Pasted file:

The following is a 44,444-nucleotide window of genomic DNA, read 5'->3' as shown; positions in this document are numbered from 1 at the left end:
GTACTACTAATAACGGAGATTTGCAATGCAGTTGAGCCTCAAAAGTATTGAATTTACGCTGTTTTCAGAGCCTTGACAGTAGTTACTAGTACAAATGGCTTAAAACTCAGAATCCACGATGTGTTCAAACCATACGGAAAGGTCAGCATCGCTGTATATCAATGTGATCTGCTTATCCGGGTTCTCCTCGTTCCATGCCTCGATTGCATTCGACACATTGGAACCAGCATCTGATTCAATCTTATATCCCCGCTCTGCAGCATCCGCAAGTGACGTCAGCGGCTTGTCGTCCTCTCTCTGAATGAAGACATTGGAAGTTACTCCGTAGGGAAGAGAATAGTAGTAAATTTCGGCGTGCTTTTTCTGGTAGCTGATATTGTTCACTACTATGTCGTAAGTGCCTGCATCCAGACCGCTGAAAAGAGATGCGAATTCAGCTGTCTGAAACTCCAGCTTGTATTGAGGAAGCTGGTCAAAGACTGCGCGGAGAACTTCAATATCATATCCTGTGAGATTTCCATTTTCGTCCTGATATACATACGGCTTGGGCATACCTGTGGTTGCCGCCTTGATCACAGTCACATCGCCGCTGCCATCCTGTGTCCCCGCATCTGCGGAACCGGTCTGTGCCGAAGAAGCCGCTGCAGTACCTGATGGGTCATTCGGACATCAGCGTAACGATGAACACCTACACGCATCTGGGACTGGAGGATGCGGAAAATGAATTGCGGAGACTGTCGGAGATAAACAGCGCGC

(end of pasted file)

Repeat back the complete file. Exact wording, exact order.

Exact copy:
The following is a 44,444-nucleotide window of genomic DNA, read 5'->3' as shown; positions in this document are numbered from 1 at the left end:
GTACTACTAATAACGGAGATTTGCAATGCAGTTGAGCCTCAAAAGTATTGAATTTACGCTGTTTTCAGAGCCTTGACAGTAGTTACTAGTACAAATGGCTTAAAACTCAGAATCCACGATGTGTTCAAACCATACGGAAAGGTCAGCATCGCTGTATATCAATGTGATCTGCTTATCCGGGTTCTCCTCGTTCCATGCCTCGATTGCATTCGACACATTGGAACCAGCATCTGATTCAATCTTATATCCCCGCTCTGCAGCATCCGCAAGTGACGTCAGCGGCTTGTCGTCCTCTCTCTGAATGAAGACATTGGAAGTTACTCCGTAGGGAAGAGAATAGTAGTAAATTTCGGCGTGCTTTTTCTGGTAGCTGATATTGTTCACTACTATGTCGTAAGTGCCTGCATCCAGACCGCTGAAAAGAGATGCGAATTCAGCTGTCTGAAACTCCAGCTTGTATTGAGGAAGCTGGTCAAAGACTGCGCGGAGAACTTCAATATCATATCCTGTGAGATTTCCATTTTCGTCCTGATATACATACGGCTTGGGCATACCTGTGGTTGCCGCCTTGATCACAGTCACATCGCCGCTGCCATCCTGTGTCCCCGCATCTGCGGAACCGGTCTGTGCCGAAGAAGCCGCTGCAGTACCTGATGGGTCATTCGGACATCAGCGTAACGATGAACACCTACACGCATCTGGGACTGGAGGATGCGGAAAATGAATTGCGGAGACTGTCGGAGATAAACAGCGCGC